Diplomacy: In Quest of Peace

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Guns for Buttering. Ostensibly both Moscow and Peking fully support Hanoi's cause in Viet Nam. China, however, supplies largely ideological fuel to the "war of liberation." Only Russia can materially assist with modern arms —such as the SAM missiles ringing Hanoi. So far, the Russians have been exceedingly selective in their weapons, are sending just enough to lure Ho Chi Minh toward their side of the Sino-Soviet dispute, without risking a more direct confrontation with the U.S. Albania, Peking's European mouthpiece, insists that that is the whole purpose of the trip by Shelepin, who is a party troubleshooter rather than a diplomat. He is, in short, to find out whether Hanoi would attend a conference of all the Communist parties later this year, which would, in effect, excommunicate Peking from the club.

If the Albanians, who have often been right about Moscow's intentions in the past, are correct, Shelepin's mission is not peace. In the long run, however, a North Viet Nam clearly allied to Moscow rather than Peking would surely be a less implacable and fanatic enemy. Such are the complexities in Asia that in the short run, Moscow may well have to supply more guns—and thus increase the intensity of the war—to snare Ho's alliance.

Back home, the U.S. peace offensive had already struck sparks of domestic debate on the eve of Congress, reconvening this week to hear the President's State of the Union address. There were fears that a prolonged bombing pause might limit American freedom of action and make it difficult to resume hitting the North in the face of a newly aroused and hopeful world opinion. Democratic Senator Richard Russell felt that the pause had already gone on too long, urged resumption of bombing at once.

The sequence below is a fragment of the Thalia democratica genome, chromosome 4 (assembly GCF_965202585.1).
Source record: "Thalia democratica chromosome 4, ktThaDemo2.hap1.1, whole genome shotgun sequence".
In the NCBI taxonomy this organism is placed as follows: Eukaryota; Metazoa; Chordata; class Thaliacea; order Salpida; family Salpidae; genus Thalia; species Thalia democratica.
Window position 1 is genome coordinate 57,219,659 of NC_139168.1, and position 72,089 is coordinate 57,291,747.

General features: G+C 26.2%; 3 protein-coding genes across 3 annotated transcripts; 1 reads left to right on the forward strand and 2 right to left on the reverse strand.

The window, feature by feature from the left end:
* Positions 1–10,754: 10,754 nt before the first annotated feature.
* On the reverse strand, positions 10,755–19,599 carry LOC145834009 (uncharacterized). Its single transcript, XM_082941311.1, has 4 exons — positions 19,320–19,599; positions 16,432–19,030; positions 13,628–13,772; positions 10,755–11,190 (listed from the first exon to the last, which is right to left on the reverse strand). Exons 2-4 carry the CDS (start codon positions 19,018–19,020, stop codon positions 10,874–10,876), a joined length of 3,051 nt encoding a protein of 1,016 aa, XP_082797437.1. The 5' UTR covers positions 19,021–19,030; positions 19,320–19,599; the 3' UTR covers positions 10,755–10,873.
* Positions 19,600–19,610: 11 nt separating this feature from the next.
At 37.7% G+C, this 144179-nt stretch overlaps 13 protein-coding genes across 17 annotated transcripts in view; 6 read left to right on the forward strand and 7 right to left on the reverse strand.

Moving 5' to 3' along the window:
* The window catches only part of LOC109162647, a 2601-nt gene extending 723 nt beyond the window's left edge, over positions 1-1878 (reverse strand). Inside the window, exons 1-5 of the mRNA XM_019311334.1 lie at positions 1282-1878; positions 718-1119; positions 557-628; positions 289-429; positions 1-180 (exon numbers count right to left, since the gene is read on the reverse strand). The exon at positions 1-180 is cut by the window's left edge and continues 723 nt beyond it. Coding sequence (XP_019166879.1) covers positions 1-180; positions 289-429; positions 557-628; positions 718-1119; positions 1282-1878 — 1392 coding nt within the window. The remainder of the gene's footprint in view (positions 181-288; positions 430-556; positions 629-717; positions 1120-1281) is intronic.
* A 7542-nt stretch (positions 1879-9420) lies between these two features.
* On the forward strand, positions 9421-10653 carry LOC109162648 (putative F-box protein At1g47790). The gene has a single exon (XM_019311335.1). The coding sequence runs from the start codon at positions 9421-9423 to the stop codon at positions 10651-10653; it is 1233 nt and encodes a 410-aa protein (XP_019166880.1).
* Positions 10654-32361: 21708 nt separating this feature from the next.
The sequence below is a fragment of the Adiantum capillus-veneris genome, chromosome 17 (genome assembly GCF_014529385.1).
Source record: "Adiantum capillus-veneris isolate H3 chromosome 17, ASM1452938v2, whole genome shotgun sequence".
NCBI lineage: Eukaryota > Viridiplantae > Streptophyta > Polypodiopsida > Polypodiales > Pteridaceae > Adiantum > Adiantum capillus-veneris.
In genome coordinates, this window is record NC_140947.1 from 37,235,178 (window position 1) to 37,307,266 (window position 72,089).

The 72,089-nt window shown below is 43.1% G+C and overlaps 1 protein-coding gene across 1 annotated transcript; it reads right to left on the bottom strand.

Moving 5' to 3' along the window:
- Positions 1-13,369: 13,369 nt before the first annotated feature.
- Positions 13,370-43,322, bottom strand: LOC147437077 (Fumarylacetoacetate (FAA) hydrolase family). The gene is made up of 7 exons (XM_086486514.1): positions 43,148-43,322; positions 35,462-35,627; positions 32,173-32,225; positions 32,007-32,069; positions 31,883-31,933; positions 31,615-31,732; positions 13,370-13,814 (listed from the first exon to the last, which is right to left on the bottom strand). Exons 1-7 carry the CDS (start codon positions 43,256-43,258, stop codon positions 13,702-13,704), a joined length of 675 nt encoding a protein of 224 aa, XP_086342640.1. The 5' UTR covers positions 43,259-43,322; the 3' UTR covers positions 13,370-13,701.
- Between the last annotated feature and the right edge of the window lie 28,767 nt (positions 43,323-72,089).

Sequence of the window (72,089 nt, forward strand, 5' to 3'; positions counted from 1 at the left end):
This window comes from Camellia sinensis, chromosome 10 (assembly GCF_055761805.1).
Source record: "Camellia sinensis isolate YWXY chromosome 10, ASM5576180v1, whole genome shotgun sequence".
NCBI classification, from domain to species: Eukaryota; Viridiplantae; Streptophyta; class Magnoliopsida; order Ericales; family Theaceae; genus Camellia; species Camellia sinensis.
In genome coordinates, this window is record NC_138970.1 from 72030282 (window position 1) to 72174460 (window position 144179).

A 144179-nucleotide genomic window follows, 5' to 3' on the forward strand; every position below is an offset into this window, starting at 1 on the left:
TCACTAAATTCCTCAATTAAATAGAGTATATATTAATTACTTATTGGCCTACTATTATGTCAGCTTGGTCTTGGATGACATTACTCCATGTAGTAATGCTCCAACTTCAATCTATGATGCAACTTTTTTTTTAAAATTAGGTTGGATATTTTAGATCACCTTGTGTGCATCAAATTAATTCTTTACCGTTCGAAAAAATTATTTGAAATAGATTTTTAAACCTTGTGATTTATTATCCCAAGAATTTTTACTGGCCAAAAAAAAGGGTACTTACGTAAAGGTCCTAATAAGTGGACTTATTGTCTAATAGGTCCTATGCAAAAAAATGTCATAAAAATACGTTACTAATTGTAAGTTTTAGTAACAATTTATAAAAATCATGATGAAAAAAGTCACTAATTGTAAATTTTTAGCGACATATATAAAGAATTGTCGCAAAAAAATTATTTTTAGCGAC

Democratic Senators George McGovern and Frank Church argued that negotiations were doomed to failure unless the Viet Cong were included at the bargaining table. McGovern described the Viet Cong leaders as "determined, proud men" who would not let anyone —Hanoi, Peking or Moscow—negotiate for them. Not so, replied Senator Edmund Muskie, just back from an around-the-world, five-Senator fact-finding mission for Johnson led by Democratic Senate Leader Mike Mansfield. Muskie took the view of most informed observers in Viet Nam: that whatever initial independence the Viet Cong might have enjoyed in the late 1950s has long since withered, as Hanoi has moved in to direct the war.

Republican Senator Everett Dirksen, while supporting the President's search for negotiations, took a dim and pessimistic view of their usefulness unless the U.S. scored a clear military victory first. "We must have capitulation before there is peace," said Dirksen, otherwise "how much negotiation are you going to get?"

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